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ARS Home » Pacific West Area » Pullman, Washington » Grain Legume Genetics Physiology Research » Research » Research Project #446031

Research Project: Chickpea seedling vigor in simulated lunar regolith

Location: Grain Legume Genetics Physiology Research

Project Number: 2090-21000-038-013-S
Project Type: Non-Assistance Cooperative Agreement

Start Date: May 1, 2024
End Date: May 1, 2025

Long-term expeditions of humans to Earth’s Moon for research and to develop infrastructure for more permanent space colonization will be safer and less dependent on re-supply if more food can be produced using lunar resources. Lunar “soil”, referred to technically as lunar “regolith”, is a poor substitute for earthly soil, lacking in structure, nutrients, organic matter, and soil microbes, while having poor water permeability and high concentrations of phytotoxic heavy metals. Recent studies demonstrated the model plant Arabidopsis thaliana could grow in different lunar regoliths although plants showed symptoms of stress associated with drought and heavy metal contamination (Paul et al. 2022. However, actual lunar regolith that has been brought back from the moon is in very short supply, so researchers typically conduct experiments using lunar regolith simulants (LRS) that mimic the geochemical and physical properties of regolith samples collected at different lunar sites. Developing an effective and sustainable plant matrix requires amending LRS to contain plant growth nutrients, improve soil structure and water permeability, and reduce phytotoxicity associated with heavy metals. A simulated Martian regolith amended with green manure was used to grow lettuce (Caporale et al. 2020. Initial studies have been conducted using LRS amended with arbuscular mycorrhizal fungi (AMF) and vermicompost (VC) to grow desi-type chickpea. Chickpea was chosen because it is a nutritionally dense legume crop that is high in protein and dietary minerals and is colonized by beneficial rhizobacteria that fix atmospheric nitrogen. AMF sequester heavy metals, induce plant defense responses to heavy metals, and improve soil aggregation and structure. VC provides organic matter, phytonutrients, and a diverse soil microbiome. Chickpea produced seed when grown in three different ratios of LRS and VS (25%LSR/75%VS, 50%LRS/50%VS, 75%LRS/25%VS) amended with AMF. Additional studies are needed to determine if there is variation among chickpea genotypes for vigor when grown in LRS. Adult plant performance can be estimated by evaluating seedling and early growth stage vigor (Nguyen et al. 2022. The objectives of this research are: 1. Screen a collection of diverse chickpea accessions, cultivars, and USDA breeding lines for seedling vigor when grown in different ratios of LRS and VS, and 2. Determine how host genotype and different LRS/VC affect nodulation by M. ciceri. This study will identify chickpea genotypes that exhibit superior performance when grown in simulated lunar growth matrices. Improved understanding of how crop genotype and matrix ratios promote effective colonization by rhizobacteria will contribute to developing lunar cropping systems that are less reliant on exogenous sources of N fertilizer. Results may also suggest lines with exceptional seedling vigor that can be used to improve this trait of global importance to chickpea production.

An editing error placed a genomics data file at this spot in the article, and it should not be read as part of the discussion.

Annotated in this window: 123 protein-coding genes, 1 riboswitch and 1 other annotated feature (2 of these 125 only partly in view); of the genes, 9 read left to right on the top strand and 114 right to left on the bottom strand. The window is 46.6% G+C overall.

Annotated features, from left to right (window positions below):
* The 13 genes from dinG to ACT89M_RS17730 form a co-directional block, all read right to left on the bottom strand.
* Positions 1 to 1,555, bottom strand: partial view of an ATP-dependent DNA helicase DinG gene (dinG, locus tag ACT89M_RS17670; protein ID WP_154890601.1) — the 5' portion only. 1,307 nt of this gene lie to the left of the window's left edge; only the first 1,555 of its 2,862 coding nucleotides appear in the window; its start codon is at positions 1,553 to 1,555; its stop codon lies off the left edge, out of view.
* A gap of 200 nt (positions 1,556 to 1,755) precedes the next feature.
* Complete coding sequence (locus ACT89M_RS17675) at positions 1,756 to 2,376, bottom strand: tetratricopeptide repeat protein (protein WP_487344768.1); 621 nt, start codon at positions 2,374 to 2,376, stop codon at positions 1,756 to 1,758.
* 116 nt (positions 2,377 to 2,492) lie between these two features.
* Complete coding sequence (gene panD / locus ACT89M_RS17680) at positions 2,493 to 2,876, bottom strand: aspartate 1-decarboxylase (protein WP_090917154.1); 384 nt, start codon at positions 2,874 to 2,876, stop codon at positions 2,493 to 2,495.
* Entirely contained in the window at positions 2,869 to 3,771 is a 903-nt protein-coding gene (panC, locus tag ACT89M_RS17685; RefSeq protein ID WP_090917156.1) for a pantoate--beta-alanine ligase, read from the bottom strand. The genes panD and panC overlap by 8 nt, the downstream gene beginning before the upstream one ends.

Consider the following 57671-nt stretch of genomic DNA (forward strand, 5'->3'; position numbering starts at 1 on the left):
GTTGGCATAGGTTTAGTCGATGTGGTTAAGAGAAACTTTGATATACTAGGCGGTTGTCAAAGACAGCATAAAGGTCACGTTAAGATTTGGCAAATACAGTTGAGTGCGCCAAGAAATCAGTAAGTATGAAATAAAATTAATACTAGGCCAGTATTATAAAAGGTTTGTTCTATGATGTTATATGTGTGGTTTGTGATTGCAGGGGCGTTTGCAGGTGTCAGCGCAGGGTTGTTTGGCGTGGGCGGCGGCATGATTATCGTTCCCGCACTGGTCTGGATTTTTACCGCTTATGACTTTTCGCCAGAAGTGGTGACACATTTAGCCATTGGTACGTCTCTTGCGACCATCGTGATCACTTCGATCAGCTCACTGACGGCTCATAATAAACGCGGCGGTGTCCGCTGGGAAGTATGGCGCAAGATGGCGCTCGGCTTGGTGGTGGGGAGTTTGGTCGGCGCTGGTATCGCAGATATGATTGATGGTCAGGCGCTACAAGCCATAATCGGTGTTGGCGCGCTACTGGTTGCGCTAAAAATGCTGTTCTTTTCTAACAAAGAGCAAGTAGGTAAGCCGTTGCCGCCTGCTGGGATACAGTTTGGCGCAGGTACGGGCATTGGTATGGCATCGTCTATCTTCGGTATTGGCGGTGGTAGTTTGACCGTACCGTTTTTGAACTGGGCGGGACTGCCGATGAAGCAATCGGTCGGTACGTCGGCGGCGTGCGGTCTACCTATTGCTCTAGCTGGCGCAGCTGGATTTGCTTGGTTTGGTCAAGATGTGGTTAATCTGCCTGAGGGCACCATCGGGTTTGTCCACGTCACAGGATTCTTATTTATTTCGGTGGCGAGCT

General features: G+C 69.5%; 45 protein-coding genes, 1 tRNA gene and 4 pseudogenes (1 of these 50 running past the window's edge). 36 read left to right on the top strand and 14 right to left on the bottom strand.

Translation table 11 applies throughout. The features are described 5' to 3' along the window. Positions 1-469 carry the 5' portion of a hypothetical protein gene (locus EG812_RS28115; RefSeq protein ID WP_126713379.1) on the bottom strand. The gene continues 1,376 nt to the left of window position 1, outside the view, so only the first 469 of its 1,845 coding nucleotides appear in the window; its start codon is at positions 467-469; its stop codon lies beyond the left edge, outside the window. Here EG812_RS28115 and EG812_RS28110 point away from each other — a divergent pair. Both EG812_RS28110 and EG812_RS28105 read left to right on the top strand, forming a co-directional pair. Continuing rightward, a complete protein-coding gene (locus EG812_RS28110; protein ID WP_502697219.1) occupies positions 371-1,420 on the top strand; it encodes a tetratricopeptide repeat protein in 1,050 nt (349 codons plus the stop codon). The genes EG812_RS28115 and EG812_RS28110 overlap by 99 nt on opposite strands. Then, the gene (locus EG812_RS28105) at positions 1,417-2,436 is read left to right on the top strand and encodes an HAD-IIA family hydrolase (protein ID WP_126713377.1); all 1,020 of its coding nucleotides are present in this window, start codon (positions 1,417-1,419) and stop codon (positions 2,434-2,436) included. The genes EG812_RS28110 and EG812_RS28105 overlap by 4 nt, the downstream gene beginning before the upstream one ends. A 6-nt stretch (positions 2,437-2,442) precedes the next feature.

Objective 1. A set of 16 different chickpea genotypes will be selected from a USDA Chickpea Diversity Panel (Salaria et al.2023 Sci. Rep. Seeds will be surface sterilized for 1 min in 5% NaOCl, rinsed twice in ddH2O, and blotted dry. Seeds will be treated with a mixture of commercial AMF (Mycoapply) and nitrogen-fixing rhizobacteria Mesorhizobium ciceri (Lalfix) before planting. Two different LRS/VC ratios will be tested, LRS50/VC50 and LRS75/VC25. LRS and VC will be mixed by weight (¿LRS = 1.3g /cm3, ¿VC = 0.39g /cm3). Control seedlings will be grown in 100% commercial potting soil. Conetainers will be filled with ~150 cm3 of potting soil or LRS/VC mix. Cheesecloth will be attached to the bottom of each conetainer to prevent loss of small particles. A single seed will be planted in each conetainer at a depth of approx. 4 cm. Five replicate conetainers will be planted for each genotype-treatment in a split plot design. Each conetainer will be watered after planting and on day 2, and then every other day for the duration of the experiment. Seedling germination and seedling vigor of an entry in both LRS/VC mixes will be evaluated 21 d after 50% of seedlings emerge in the potting soil control. Seedlings will be removed from conetainers and rinsed in tap water to remove soil or LRS/VC mix. Seedling length will be measured from 2nd node to highest leaf. The seedling will be excised immediately below the second node, and the tissue from 2nd node to highest leaf will be placed in an envelope, dried at 55o C overnight, and weighed to determine above ground dry biomass. Similarly, each seedling will be excised immediately below the root radicle, and the remaining root biomass will be dried overnight and weighed to determine dry root biomass. ANOVA will be conducted to detect significant genotype and treatment effects on seedling height and biomass dry weights. Means separations will be conducted for each treatment to detect genotypes exhibiting superior seedling vigor in LRS/VC growth mix. Objective 2: After seedlings are rinsed in tap water as described above, three seedlings for each genotype-treatment will be visually rated for nodulation by M. ciceri based on a scale of 0-5. (Unkovich et al. 2008. ICIAR Monograph No. 136). ANOVA will be conducted to detect significant genotype and treatment effects on nodule development. Means separations will be conducted for each treatment to detect genotypes that can effectively form associations with nitrogen-fixing M. ciceri in LRS/VC growth mix.